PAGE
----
Earlier this month, the second phase of clinical testing began for the COVID-19 vaccine that was jointly developed by Arcturus Therapeutics and Duke-NUS. The Phase Two study, which has been greenlighted by Singapore and US health authorities, aims to enrol 600 participants, with 100 to be recruited in Singapore.
The novel self-replicating messenger RNA (mRNA) vaccine, called LUNAR-COV19 or ARCT-021, has progressed to the next stage of development following positive Phase One/Two results.
The study’s primary endpoints were the tolerability and safety of the vaccine. During a data call on 29 December (SGT), the company reported that only one serious adverse event had occurred in the placebo arm and no volunteers had withdrawn from the study.
Data on the participants’ immune responses, which was a secondary endpoint, indicated that the vaccine elicited a robust immune response. ARCT-021 triggered the development of both antibodies as well as T cells against SARS-coronavirus-2 (SARS-CoV-2), the cause of COVID-19.
While neutralising antibodies have been widely assumed to prevent viral infection, in preclinical challenge studies, in which animal models were vaccinated with ARCT-021 and then infected with SARS-CoV-2, ARTC-021 showed complete protection from infection only when CD8+ T cells, sometimes referred to as killer T cells, were present.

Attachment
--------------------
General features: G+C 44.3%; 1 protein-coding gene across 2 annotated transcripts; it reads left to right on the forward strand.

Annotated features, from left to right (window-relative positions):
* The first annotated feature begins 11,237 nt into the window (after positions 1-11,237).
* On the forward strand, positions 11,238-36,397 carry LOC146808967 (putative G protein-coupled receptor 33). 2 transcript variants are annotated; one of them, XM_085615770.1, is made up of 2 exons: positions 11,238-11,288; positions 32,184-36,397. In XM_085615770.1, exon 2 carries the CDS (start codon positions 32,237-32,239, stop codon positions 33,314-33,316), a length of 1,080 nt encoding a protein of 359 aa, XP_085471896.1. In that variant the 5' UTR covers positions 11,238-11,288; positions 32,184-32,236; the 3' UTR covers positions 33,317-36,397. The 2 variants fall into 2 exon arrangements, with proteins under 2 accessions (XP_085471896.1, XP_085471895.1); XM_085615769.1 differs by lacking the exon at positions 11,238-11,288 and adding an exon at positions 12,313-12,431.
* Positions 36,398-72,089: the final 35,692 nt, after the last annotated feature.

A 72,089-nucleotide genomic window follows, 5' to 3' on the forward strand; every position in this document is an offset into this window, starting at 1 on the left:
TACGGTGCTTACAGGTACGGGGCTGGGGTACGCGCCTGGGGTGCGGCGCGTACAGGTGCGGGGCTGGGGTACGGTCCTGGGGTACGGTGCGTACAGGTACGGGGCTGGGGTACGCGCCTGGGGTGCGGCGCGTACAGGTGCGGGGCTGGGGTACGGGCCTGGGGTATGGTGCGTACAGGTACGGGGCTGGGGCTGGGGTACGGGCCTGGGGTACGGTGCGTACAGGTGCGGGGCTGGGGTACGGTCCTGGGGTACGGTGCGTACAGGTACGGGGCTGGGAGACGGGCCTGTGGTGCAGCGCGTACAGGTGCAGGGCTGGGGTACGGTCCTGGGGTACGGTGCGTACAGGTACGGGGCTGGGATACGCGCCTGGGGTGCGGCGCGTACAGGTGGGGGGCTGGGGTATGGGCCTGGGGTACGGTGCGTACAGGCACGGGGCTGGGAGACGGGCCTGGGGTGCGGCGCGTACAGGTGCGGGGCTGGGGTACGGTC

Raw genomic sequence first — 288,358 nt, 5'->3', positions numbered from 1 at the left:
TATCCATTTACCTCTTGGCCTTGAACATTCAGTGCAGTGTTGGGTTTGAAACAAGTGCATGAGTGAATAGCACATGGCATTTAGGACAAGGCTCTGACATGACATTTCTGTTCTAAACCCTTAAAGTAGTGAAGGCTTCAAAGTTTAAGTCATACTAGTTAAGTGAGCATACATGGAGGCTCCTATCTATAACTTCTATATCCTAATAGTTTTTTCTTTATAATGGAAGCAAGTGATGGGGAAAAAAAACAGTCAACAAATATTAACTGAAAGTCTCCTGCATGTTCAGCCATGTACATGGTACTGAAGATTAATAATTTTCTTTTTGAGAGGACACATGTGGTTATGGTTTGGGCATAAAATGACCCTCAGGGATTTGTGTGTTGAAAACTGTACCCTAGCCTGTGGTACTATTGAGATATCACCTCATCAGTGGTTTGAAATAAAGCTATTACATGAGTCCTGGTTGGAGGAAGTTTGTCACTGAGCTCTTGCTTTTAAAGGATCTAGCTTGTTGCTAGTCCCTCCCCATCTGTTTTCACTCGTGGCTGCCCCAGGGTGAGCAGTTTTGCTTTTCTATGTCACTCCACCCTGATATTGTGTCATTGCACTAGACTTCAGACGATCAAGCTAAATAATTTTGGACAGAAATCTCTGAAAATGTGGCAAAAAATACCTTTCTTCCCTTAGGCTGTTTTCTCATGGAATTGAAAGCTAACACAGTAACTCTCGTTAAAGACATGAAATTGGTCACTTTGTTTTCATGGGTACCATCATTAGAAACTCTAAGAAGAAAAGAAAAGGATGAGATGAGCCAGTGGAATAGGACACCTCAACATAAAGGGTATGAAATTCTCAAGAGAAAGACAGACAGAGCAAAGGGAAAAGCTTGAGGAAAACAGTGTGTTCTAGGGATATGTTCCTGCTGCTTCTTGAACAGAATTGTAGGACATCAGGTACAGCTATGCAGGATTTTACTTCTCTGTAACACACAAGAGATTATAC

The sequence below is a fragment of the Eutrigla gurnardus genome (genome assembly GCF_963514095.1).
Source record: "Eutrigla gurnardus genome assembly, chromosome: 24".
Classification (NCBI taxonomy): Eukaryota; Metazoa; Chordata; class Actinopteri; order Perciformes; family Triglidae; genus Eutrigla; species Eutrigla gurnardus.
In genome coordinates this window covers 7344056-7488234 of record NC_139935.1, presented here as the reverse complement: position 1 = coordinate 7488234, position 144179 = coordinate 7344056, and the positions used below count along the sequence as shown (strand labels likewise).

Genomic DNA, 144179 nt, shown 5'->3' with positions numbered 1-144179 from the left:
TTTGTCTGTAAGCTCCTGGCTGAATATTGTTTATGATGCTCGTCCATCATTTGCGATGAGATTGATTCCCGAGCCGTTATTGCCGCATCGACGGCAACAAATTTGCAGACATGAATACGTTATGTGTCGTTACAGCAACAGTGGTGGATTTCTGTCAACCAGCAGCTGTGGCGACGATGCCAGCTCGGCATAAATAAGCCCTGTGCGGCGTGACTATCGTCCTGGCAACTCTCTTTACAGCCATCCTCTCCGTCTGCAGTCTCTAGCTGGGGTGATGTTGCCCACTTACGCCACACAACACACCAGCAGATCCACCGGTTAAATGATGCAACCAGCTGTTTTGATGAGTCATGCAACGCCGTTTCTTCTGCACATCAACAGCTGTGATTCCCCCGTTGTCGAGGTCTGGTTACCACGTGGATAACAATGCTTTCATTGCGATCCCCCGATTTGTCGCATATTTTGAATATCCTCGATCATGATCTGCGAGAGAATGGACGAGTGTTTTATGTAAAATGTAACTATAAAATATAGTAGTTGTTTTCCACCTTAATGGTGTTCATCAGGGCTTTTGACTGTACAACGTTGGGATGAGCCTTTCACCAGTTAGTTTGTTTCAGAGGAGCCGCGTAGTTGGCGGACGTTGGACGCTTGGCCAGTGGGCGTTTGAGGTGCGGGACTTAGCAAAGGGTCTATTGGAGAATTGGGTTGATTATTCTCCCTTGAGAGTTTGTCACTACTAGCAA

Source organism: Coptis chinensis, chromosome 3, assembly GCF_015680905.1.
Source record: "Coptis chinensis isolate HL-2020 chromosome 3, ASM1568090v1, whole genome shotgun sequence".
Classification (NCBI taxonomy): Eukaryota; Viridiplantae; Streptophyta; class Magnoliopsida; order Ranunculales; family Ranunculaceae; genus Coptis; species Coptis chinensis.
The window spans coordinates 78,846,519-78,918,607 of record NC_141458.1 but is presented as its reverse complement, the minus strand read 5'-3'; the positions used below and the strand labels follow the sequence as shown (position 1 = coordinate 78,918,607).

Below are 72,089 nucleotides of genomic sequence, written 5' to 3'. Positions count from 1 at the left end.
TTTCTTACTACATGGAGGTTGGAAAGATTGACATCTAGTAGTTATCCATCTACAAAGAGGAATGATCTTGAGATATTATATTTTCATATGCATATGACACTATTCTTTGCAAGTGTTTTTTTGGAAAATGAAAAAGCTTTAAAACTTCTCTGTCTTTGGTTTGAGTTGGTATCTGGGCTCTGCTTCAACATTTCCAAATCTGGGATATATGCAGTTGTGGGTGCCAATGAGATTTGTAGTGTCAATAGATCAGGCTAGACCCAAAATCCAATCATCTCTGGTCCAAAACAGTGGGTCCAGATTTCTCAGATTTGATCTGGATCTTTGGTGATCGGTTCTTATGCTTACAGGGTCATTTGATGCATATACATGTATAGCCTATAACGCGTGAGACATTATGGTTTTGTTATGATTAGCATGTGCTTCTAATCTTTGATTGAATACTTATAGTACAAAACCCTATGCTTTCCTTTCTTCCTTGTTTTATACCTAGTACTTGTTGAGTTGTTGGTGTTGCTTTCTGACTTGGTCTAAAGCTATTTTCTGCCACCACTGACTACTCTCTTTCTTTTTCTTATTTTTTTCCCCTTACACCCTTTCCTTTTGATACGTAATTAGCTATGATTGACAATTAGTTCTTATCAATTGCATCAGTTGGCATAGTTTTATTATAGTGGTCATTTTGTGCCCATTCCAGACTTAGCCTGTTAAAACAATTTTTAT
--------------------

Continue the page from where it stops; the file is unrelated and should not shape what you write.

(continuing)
“We found that even with low levels of antibody, the presence of virus-specific CD8+ T cells protected against infection,” said Ooi Eng Eong, a professor with Duke-NUS’ Emerging Infectious Diseases Programme, during the conference call.
“One reason why we are seeing such good cellular immunity may be because the self-replicating vaccine presents the antigen over a longer period of time,” said Ooi.
During the data call, Arcturus’ President and CEO Joseph Payne told analysts that “the science underlying ARCT-021 may provide meaningful advantages compared to other COVID-19 vaccine approaches”.
These advantages could be significant as they include the possibility of a single low-dose regimen as well as the option to be delivered in a powdered form that would do away with the need for a cold chain when transporting the vaccine.
The primary aim for the Phase Two study is to select the most promising dose to advance into Phase Three clinical trials. To do this as early as possible, Arcturus plans to conduct two interim analyses during the Phase Two study. For Phase Three, which the company targets to start recruitment for in the second half of 2021, the aim is to recruit 15,000 subjects.